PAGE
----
Part of the beauty of Kubernetes is that a single cluster can support a virtually unlimited number of applications and users.

However, when you have a plethora of Kubernetes nodes, containers, Pods, and teams sharing the same cluster, things can also become messy and chaotic. Without the right access controls in place, you run the risk that one team might make changes that break another team's app, or that an app hosted in one namespace starts interacting with apps in a different namespace that are supposed to be isolated from it.

Taming this chaos is where Kubernetes Role-Based Access Control, or RBAC, comes in. By providing a native framework for assigning roles and permissions, Kubernetes RBAC helps ensure that every human and non-human user within a Kubernetes cluster can do what he, she or it is supposed to do – nothing more, nothing less.

This article breaks down everything you need to know about Kubernetes RBAC, including how it works, why it's important, and how to use RBAC to help keep your clusters running smoothly.

What is Kubernetes Role-Based Access Control?

In Kubernetes, Role-Based Access Control is a built-in feature that allows admins to assign permissions to users and workloads based on their roles. Using Kubernetes RBAC, you can associate certain types of permissions with certain roles, and then grant roles to human and non-human users who are supposed to receive those permissions. (Non-human users in this context mean software resources that operate within a Kubernetes cluster – so RBAC is not just for controlling the access rights of engineers, but also of workloads and services.)

If you're familiar with Identity and Access Management (IAM) frameworks in public clouds or identity management platforms like Active Directory, Kubernetes RBAC will likely feel similar to you. It works differently in many respects, but the core concept of assigning permissions based on user roles is the same. (To be clear, Kubernetes RBAC is not an alternative to public cloud IAM or Active Directory; on the contrary, each of these types of tools serves different functions. But conceptually, they're similar.)


In Kubernetes, roles serve as the focal point of managing access controls. This makes Kubernetes RBAC different from Attribute-Based Access Control (ABAC), a type of access control framework that grants permissions based on user attributes – such as which department an employee works in or what the IP address of an application is.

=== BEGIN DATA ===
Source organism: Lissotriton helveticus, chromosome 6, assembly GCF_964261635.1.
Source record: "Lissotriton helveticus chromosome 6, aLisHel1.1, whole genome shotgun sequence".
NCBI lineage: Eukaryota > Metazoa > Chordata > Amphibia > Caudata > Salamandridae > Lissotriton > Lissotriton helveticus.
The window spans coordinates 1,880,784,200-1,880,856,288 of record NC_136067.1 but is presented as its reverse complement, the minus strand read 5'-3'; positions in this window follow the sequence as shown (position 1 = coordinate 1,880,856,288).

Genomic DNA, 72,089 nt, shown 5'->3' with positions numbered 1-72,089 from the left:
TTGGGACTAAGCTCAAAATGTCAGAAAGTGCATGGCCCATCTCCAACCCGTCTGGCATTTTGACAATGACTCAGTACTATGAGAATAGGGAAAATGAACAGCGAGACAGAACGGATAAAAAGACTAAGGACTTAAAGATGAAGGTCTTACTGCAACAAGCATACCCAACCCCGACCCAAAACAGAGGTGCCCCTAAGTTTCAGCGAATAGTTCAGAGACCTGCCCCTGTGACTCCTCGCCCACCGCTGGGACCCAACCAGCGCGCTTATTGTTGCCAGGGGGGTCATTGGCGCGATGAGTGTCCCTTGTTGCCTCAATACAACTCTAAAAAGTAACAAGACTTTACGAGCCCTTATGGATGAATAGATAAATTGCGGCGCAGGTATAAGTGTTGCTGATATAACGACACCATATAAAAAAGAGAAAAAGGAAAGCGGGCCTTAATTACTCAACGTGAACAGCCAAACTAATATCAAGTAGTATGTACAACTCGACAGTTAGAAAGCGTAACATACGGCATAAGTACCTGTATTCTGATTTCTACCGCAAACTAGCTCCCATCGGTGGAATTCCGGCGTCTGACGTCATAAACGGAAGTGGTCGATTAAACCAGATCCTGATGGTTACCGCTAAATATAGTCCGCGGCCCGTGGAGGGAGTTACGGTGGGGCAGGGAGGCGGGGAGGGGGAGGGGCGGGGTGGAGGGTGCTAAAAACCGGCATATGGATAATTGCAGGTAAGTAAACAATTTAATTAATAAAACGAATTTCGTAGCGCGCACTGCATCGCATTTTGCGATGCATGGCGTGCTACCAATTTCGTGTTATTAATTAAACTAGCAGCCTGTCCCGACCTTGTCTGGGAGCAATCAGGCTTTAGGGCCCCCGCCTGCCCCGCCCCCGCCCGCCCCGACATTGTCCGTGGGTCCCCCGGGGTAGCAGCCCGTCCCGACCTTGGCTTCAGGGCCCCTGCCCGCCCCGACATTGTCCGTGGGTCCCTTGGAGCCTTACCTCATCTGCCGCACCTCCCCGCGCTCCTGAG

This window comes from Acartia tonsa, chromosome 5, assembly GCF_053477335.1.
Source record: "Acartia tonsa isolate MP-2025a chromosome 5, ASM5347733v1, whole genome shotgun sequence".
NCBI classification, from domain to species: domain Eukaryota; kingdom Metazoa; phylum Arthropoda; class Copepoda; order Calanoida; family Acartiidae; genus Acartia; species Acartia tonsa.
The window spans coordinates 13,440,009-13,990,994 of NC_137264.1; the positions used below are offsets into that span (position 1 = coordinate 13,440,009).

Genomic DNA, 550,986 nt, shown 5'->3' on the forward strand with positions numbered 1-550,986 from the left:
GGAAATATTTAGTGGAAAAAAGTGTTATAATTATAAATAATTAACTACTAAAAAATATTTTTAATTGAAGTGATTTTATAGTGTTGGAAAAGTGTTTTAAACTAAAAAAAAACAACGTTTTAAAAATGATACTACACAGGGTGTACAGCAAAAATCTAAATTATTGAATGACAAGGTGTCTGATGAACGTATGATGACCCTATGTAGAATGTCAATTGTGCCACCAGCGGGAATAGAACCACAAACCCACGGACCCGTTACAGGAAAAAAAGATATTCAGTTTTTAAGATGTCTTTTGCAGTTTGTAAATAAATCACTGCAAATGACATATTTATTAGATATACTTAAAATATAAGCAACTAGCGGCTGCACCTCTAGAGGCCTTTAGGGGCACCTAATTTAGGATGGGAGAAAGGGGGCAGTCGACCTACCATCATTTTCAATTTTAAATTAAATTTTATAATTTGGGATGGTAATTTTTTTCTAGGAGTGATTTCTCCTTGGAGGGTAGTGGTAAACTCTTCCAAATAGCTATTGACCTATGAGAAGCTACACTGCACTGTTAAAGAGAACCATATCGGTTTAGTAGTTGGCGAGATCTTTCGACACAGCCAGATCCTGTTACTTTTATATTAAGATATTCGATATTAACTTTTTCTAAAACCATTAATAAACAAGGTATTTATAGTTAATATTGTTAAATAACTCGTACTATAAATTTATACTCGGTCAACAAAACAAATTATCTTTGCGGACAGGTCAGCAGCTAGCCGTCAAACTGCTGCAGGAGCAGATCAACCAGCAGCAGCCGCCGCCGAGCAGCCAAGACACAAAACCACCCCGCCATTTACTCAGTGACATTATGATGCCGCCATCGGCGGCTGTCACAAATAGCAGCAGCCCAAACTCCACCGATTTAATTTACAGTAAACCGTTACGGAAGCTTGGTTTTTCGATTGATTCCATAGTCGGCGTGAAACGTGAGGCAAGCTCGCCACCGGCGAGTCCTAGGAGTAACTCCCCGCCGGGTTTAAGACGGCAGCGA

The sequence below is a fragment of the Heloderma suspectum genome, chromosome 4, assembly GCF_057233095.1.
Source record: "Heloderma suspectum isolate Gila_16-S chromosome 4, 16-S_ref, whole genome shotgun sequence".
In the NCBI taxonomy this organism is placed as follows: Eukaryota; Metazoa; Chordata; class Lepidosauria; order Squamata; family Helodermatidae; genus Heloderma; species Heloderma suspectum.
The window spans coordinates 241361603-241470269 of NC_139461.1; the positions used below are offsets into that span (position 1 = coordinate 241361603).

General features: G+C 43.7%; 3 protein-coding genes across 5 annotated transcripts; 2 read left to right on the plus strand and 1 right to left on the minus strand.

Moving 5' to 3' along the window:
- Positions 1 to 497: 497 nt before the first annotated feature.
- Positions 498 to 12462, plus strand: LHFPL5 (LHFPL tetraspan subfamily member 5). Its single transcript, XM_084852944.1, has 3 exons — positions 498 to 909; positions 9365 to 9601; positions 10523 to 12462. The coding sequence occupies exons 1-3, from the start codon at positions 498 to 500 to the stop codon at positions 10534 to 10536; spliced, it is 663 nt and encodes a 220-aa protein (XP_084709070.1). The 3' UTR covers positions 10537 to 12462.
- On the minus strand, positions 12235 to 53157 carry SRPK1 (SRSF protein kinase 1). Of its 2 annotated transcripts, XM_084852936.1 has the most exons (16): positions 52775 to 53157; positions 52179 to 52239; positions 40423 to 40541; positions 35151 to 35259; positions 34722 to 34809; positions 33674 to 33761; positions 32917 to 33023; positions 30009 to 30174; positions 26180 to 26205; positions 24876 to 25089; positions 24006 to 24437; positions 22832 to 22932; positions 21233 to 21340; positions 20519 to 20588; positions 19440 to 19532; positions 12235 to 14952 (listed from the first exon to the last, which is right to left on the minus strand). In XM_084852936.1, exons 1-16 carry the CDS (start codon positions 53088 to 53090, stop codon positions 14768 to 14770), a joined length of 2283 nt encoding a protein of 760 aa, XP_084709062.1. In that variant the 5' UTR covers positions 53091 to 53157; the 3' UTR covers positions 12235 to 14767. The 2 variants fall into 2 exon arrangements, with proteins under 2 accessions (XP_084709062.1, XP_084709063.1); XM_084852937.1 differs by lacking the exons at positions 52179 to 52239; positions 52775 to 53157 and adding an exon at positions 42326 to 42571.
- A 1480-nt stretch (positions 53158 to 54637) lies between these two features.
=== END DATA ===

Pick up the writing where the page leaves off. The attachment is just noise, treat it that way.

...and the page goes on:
There are pros and cons to both approaches. ABAC is often considered more flexible because there is an unlimited range of attributes that admins can use to manage permissions. On the other hand, RBAC is simpler to manage, and tends to be less prone to oversights and mistakes, because access rights are mapped onto predefined roles.

A full discussion of RBAC vs. ABAC is beyond the scope of this article, but suffice it to say that Kubernetes opts for an RBAC approach to access control, so that's the one you need to know if you work with Kubernetes.

Why is Kubernetes RBAC important?

Kubernetes RBAC is important because it helps ensure that every user and workload has the permissions it needs to do its job, without having additional rights that could create security or privacy issues.

Again, being able to assign rights based on roles is especially important in Kubernetes because it's common for an organization to set up just one Kubernetes cluster, and then use it to host all of the cloud-native workloads that the organization deploys. This means that many apps and users may share a single cluster, making it critical to have a way of controlling who can do what.

Without RBAC, you'd run into situations where one team of developers could modify other teams' applications, or where resources that should be available only to certain applications are accessible by others. This increases not only the risk of intentional harm caused by malicious actors inside an organization, but also the chances that one person or service will make changes that inadvertently disrupt resources "owned" by another person or service.

With RBAC, however, lots of users and apps can share the same cluster in a coordinated, low-risk way.

Benefits of RBAC in Kubernetes

By providing a systematic way of managing user rights and permissions, RBAC provides several key Kubernetes benefits:

  • Granular access control: With RBAC, each user can receive exactly the right level of permissions. This granular approach avoids situations where some users receive more permissions than they require because they are lumped in with other users within a blunt access control framework.
  • Improved security: Along similar lines, RBAC improves security by helping organizations avoid assigning unnecessary privileges to users. The less each user can do, the lower the potential harm the user can cause (or attackers can cause if they manage to compromise the user's account).
  • Access auditing: On its own, Kubernetes RBAC doesn't audit access controls, but it can be used in conjunction with the Kubernetes auditing feature to track who is doing what within clusters. This is because RBAC provides a central way of defining identities and access events.

How does RBAC work in Kubernetes?

Kubernetes RBAC works by allowing admins to define roles and permissions associated with them, and then "bind" those roles to users or groups.

Roles are defined using the following API server objects:

  • Roles, which grant permissions that apply only within a particular namespace.